As the death toll mounts in Gaza and images of the carnage spill onto our computer screens, anti-war Jews are bombarded with accusations of betrayal, acquiescing to global anti-Semitism and blaming oneself. It’s not the first time violence between Israel and the Palestinians has pitted Jew against Jew. But Operation Protective Edge shows how blind devotion to Israel, for many, trumps all other Jewish concerns.
This is especially true when the conflict has been so entirely one-sided. The good news is that knee-jerk defenses of Israeli aggression are being exposed for their absurdity, such as the sorry excuse that Hamas is putting civilians in the way of Israel’s missiles, placing the blame for civilian suffering on Palestinian society. This claim is never actually defended with evidence—were the four children butchered on a Gaza beach shielding a sand castle harboring mortar rounds? Worse, it’s eerily reminiscent of the lunacy that “9/11 was an inside job.” Sure, it seems likely that firing missiles into one of the world’s most densely populated area would create a lot of suffering, but the propaganda holds that Occam’s Razor is some sort of Islamist conspiracy.
For Jews, we will continue to suffer from such madness unless we collectively make the decision to ensure that Israel and Zionism don’t have a monopoly on Jewish identity. The warnings are clear. A member of the Knesset openly calls for genocide against Arabs. Right-wing gangs, in the style of fascist mobs in Europe, attack left wing, anti-war protesters in Israel. A doctors’ group in Israel has had to beg the nation’s defense minister to spare, of all places, Gaza’s hospital from air attacks. Each and every Jew who criticizes Israel, and most recently in this assault on Gaza, has had the experience of a friend or family member lambasting them for being on the wrong side not because of the facts of the case at hand, but because of a failure to make a choice based solely on ethnic solidarity.
Zionism, once a fringe ideology cooked up at the dusk of the nineteenth century, now cancels out any other Jewish devotion or movement before or after it. Are you struggling against Christian conservatism in the American South? Perhaps you’re organizing a multi-faith homeless shelter, operating on the principles of tzedakah, in an urban wasteland. Or maybe you’re just trying to be a good person, a good parent and a good partner in a Jewish home. None of this matters anymore. Your unmitigated allegiance to a foreign government trumps everything else. If you look at the conflict objectively, you’ve become a traitor to the Jews.
That’s depressing on its own for a culture often proud of its intellectual prowess and a religious heritage rooted in debate and scholarship. But then, that’s precisely what today’s Zionists have a problem with. In the aftermath of the Second Intifada, a fellow Jew who I often clashed with on the Middle East categorized our difference this way: We’re both Jews, clearly, but he was a nationalist and I was a cosmopolitan. There’s a lot of telling insults packed in there.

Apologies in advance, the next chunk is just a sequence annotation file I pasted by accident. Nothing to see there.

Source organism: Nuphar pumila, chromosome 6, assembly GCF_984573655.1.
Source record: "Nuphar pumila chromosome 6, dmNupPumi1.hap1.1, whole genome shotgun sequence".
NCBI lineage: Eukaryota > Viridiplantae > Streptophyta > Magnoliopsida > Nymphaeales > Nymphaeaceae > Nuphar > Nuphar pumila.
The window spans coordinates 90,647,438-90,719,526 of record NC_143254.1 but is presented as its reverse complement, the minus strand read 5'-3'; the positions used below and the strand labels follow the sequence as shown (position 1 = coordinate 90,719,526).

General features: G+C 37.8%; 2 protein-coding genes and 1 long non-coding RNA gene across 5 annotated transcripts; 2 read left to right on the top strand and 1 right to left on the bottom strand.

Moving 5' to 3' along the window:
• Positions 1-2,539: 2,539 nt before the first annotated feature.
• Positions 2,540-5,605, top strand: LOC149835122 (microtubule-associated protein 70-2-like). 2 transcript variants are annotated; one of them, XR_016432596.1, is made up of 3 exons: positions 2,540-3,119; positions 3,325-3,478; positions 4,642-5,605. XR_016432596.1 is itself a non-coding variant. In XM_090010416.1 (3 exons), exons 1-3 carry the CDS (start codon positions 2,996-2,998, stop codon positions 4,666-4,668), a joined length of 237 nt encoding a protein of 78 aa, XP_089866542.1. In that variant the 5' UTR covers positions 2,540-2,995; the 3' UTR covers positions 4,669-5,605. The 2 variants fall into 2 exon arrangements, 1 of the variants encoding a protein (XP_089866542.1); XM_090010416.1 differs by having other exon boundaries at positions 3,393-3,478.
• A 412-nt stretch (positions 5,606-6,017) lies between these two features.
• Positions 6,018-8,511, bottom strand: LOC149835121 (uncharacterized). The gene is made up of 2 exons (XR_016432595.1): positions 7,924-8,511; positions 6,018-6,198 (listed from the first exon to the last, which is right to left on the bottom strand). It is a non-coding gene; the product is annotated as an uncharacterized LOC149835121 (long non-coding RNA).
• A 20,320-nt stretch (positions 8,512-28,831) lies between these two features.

My choice to value human life as equal, unable to put Jewish lives above those of gentiles, put me in that class Joseph Stalin derided as “rootless cosmopolitans.” The other is the insinuation that being an assimilated, urban dweller made one weak and effete. There I was, sitting in cafes and talking about something wimpy like poetry while real Jews were turning their anger in muscles out in the dusty Negev, trading in books for guns and tweed jackets for fatigues.
From a Freudian perspective, this makes some sense. Jewish history never paints us as the heroes. We’re not victorious fighters, but righteous victims. Our stereotypes are those of physical weakness, our virtues of the mind and not the body. Zionism, in a sense, is a corrective for this historical humiliation. Jews can now celebrate their military might and their ability to dominate someone else for a change, in the same way a bully’s motivation to pick on someone smaller is based on his own personal insecurities. American boys coming back from Birthright are sure to have an IDF t-shirt so they can strut around Hillel like a kosher version of GI Joe. It’s no wonder how violence and sex are interwoven in Israeli propaganda: Witness the proliferation of images of young Israeli girls, posing with automatic weapons.
Of course, the biggest victim in all of this will always be the Palestinians, kicked off their land, forced into exile or as second-class citizens, or in the case of Gaza, inmates of an open-air prison. But for those who insist on allegiance to ‘Zionism’ and Israeli policy, the test of a Jew’s love for his or her own people, that’s the legacy we’re going to leave. The world won’t remember us as the victims of European anti-Semitism, or those who marched with African-Americans during the Civil Rights Movement.
Instead, our names will be attached to the death and destruction in Gaza. For some of us, that’s a tragedy for Jews and Arabs alike. But what’s worse is that for other Jews, that’s just fine.
Photographs courtesy of Joel Schalit